July 13, 2016 The Temper Trap – Thick As Thieves (Album Review)
The Temper Trap has been making waves in the Indie Rock world since its formation back in 2005 out of Melbourne, Australia. A unique mix of musicians, Dougy Mandagi (vocals, guitar), Toby Dundas (drums), Jonathon Aherne (vocals, bass guitar), Joseph Greer (guitar), along with Lorenzo Sillitto (guitar) set their own standard and define their own sound. Relocating to London in 2008, The Temper Trap has since been nominated for numerous awards, and won Best Group by ARIA Music Awards, along with Best Break-Out Songwriter. Their 2009 debut, Conditions, saw the single “Sweet Dispositions” receive multiple awards for Best Song, and the album received an award for Best Album. Likewise, 2012’s self-titled album went platinum in Australia and peaked at 17 on the U.S. Indie charts.
So where does this talented bunch go from there? Well, they like to take their time when it comes to creating an album, and until this point, the slow, steady method has worked quite well. Now returning four years later, while the results are still out on the latest effort, Thick As Thieves, it is sure to see the success of their previous albums. The album sees a bit of a change for the band with Sillitto departing from the lineup in 2013 and thus resulting in the band becoming a one guitar band. Furthermore, the record also is the first to see the band call on outside writers to assist in the songwriting process.
Starting the eleven track musical journey is the title track, “Thick As Thieves.” With foreboding guitars and echoing vocals, the music immediately has a haunting vibe as shrill vocals are introduced with lower vocals creating a very serious sounding harmony. A grand intro, next comes “So Much Sky,” which features a quick synth opening leading into a drum solo, and a chorus of “Oh-wee-ohs.” The track turns around again to feature just a bass and vocals while it feels like a combination of coming together and childhood summer time memories. Bringing on the feeling of a U2 concert, “Burn” draws listeners in with a patient and inspiring beat. As the passion flows, high notes of the guitar fills the air, creating a melody that soothes quite beautifully. Then comes “Lost,” which is introduced with high-pitched vocals, flashing guitars, and drums kicking in a steady tempo. Speaking about being strong, this song will motivate listeners to live life, but to stop and smell the roses, and most of all, have no fear.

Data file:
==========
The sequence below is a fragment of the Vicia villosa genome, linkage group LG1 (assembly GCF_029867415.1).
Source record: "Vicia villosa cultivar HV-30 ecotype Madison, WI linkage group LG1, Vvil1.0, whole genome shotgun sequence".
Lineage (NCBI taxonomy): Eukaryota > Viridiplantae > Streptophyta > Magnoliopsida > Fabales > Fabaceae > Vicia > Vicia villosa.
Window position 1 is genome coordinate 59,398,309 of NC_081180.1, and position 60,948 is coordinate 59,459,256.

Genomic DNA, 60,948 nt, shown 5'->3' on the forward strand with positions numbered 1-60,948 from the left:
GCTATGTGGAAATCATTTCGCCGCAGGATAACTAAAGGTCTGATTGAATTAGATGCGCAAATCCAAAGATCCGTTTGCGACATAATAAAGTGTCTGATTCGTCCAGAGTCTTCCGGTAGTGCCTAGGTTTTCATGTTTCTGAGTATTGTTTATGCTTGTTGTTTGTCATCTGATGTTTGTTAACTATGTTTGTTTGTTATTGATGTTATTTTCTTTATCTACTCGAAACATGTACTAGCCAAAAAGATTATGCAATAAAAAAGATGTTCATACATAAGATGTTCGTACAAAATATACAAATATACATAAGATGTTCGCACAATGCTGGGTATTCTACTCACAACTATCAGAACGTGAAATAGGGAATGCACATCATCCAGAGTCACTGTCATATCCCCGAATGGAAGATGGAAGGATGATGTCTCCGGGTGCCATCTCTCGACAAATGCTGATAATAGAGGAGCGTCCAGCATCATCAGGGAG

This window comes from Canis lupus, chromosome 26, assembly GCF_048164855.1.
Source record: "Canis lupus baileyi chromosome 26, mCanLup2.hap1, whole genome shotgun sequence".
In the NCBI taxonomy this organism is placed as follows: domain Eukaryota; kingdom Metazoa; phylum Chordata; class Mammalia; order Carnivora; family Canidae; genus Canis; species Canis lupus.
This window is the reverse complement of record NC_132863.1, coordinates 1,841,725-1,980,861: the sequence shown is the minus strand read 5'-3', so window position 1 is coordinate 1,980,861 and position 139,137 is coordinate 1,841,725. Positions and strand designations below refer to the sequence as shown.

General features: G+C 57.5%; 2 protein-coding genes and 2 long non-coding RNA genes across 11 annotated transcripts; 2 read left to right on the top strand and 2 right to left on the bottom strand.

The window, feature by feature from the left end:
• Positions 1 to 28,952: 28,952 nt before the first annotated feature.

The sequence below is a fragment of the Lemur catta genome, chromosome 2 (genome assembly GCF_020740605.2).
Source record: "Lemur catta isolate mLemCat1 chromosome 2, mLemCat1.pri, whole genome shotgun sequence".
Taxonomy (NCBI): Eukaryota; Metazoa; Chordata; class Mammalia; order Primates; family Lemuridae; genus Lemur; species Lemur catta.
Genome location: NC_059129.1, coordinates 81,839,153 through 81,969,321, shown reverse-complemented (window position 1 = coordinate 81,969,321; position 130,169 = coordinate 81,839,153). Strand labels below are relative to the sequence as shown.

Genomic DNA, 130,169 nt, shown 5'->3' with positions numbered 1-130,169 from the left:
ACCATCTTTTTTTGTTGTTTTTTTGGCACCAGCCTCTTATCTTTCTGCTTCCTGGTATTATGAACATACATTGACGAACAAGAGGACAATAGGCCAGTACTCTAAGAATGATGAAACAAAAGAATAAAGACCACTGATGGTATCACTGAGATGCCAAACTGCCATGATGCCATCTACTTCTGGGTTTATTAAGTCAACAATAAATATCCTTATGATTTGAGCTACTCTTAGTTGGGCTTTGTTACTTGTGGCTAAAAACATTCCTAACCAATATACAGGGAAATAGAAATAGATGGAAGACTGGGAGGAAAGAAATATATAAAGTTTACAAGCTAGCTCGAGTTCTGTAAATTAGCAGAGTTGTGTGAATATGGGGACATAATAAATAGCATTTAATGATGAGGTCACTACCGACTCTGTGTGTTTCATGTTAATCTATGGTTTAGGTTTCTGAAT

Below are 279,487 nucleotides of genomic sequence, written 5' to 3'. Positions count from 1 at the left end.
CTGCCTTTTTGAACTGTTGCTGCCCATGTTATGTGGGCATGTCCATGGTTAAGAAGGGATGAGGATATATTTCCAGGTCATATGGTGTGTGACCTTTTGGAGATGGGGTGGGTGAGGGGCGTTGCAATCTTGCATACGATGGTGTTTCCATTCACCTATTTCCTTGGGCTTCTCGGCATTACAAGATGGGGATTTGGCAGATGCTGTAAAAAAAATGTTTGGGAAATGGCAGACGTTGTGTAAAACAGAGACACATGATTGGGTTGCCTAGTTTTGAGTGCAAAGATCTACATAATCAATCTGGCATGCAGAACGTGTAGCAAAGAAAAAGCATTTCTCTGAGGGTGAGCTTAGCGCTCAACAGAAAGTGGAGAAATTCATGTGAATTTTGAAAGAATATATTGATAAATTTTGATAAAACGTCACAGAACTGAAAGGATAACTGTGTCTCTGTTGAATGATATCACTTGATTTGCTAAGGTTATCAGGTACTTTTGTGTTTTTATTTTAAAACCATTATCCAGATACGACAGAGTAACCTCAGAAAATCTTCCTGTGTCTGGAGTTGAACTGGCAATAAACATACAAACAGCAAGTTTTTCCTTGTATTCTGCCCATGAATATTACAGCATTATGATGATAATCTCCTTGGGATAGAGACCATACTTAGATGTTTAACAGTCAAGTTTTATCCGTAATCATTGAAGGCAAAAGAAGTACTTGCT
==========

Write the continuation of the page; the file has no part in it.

Harking back to an early 2000s Indie Rock style, “Fall Together” comes on with a bouncing, relaxing beat. A feeling of hope pervades in the song and it is reflected in each instrument and the vocals. Moving on, a maraca paired with a bass guitar sets the mood for “Alive,” which picks up the pace with a dangerous feeling of having a mission or purpose. Leaning more toward Alternative Rock, “Riverina” feels like a track fans might add to a road trip playlist. Changing it up once more, the synth style returns for “Summer’s Almost Gone.” Featuring evocative vocal, the words “Summer’s almost gone, and you’re not coming home…” mold this melody in to a depressingly angelic composition. Bringing the happier emotions back, “Tombstone” is highlighted by a chorus of children’s’ voices singing out, adding some diversity to the overall track.
Later on, “Ordinary World” comes on, opening with a little warping and some sound effects for retro feel. Continuing the warping, vocals create a sense of living life in a black and white dream, but then guitars break through and add color, or emotion, to the “perfect” life. Thereafter, “Providence” sees a return of the soul-encompassing melodies, and shrill vocals. Background vocals chime in to create a very unified sound and the beat forces self-reflection. This is before “On The Run” brings on a slightly dreamlike sensation while a bass guitar acts as an anchor for an overall sober feeling. Rounding out the album, “Closer” does so with a quiet beat that triggers an air of regret. Deeper vocals tell a story and high-pitched vocals chime in to add a flare, alongside a guitar. Both are elements which add illustration to the stories sung, making for a magnificent, pleasing end to the music.
Certainly a bit of a new direction for the band, fans will find the piercing vocals on Thick As Thieves refreshing and different. The beats of each song create a picture, and the lyrics add interesting detail to each song. Each element present by the tracks are incredible on their own, but combined, they create powerful works of art. An album The Temper Trap should be completely satisfied with, CrypticRock gives Thick As Thieves 5 out of 5 stars.